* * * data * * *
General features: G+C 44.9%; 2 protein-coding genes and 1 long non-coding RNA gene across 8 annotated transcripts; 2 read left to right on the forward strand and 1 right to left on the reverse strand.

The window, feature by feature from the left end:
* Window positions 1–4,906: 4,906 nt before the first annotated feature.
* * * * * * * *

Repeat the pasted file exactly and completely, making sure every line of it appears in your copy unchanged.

General features: G+C 44.9%; 2 protein-coding genes and 1 long non-coding RNA gene across 8 annotated transcripts; 2 read left to right on the forward strand and 1 right to left on the reverse strand.

The window, feature by feature from the left end:
* Window positions 1–4,906: 4,906 nt before the first annotated feature.